How a Major C-store Retailer Used Zenput to Unlock Hidden Potential

By Scott Hill

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Communication and time efficiency. They can set your organization apart from the competition, or they can prove to be your Achilles’ heel.

How much does your organization value communication?

An equally important question: How much do you value your organization’s time?

Many organizations settle into processes where they accept the status quo of their operations. “Well, it’s always taken this long to verify a promotion, so this is the way it has to be. Thanks in advance for your patience!”

In our experience, so many organizations fail to realize that they don’t have to settle. Cost-cutting and revenue-driving opportunities are achievable now just by making a few simple changes in the way you utilize your existing mobile technology.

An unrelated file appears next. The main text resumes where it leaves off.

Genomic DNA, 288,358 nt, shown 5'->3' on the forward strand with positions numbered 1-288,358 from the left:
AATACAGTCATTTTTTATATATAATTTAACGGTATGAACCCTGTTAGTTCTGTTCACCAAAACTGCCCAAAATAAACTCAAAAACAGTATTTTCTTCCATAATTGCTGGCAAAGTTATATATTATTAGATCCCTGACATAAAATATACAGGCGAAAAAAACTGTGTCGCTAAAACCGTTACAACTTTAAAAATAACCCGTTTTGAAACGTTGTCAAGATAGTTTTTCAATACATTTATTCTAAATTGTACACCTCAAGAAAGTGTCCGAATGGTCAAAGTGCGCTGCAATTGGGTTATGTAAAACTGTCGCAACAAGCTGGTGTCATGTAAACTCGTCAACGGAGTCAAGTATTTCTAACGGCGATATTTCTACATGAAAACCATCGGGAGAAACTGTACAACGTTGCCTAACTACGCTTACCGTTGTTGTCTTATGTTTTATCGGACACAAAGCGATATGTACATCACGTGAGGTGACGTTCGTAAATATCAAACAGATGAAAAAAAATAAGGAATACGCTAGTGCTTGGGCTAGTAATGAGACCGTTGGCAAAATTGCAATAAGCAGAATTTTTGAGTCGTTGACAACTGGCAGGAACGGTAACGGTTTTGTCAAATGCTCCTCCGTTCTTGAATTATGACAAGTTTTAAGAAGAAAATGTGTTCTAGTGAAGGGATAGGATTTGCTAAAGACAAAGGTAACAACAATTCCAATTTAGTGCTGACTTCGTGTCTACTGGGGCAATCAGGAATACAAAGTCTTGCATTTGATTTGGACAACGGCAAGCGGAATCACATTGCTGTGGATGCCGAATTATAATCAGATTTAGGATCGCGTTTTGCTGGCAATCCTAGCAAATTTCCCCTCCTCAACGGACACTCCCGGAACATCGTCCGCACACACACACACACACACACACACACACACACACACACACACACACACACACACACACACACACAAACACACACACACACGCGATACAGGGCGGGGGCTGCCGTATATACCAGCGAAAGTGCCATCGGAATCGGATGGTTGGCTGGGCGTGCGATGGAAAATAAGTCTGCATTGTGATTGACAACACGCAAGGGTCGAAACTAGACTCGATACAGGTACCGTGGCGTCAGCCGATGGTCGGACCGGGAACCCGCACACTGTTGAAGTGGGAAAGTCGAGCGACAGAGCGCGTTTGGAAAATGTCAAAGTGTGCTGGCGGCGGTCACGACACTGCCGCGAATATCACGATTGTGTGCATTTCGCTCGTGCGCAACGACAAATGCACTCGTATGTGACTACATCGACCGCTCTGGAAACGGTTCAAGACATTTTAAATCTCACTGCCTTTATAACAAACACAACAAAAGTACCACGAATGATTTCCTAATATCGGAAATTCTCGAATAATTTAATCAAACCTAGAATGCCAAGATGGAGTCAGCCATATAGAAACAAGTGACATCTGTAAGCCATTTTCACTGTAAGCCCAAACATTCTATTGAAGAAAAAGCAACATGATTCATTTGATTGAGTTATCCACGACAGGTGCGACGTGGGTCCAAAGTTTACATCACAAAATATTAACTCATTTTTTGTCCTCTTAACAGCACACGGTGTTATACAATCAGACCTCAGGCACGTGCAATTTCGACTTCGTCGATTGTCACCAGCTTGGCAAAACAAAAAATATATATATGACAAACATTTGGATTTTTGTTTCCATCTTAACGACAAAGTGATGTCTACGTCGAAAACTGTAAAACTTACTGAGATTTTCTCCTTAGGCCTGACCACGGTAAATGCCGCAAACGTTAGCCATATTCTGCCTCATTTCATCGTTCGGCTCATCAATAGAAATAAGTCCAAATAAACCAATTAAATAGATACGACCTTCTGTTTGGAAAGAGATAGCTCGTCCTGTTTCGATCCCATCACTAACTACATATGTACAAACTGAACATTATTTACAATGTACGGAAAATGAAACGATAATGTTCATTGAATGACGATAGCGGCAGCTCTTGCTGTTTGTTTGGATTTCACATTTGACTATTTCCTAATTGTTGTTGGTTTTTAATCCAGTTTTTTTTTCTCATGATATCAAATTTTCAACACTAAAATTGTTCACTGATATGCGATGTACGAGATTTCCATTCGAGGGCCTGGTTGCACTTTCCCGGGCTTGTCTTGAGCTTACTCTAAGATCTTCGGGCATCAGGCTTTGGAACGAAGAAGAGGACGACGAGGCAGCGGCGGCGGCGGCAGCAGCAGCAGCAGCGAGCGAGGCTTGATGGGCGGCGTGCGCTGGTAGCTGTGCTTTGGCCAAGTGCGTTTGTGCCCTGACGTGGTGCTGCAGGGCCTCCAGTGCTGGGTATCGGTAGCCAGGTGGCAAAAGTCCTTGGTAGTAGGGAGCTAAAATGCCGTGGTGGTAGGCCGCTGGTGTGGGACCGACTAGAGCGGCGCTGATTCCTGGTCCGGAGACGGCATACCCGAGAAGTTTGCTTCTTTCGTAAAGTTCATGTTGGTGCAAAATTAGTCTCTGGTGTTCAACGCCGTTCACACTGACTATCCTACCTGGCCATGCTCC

Mapco Inc. valued communication and time efficiency enough to change how they used their existing network. It was a significant, yet manageable, change for a convenience store organization with 375 locations spanning eight states.

Before Zenput, it took too long for Mapco’s senior management team to get actionable answers from store-level managers. That was the central communication problem. Executing a routine task, such as rolling out a new product or promotion, would take an average of two to four weeks. The delay in gaining actionable insights was Mapco’s time problem.

Once Zenput was implemented, the missing data was no longer a problem. Mapco slashed operations costs and expanded the platform’s use throughout the organization, from district managers down to store-level managers. As a result, the time it took to gain actionable insights steadily improved.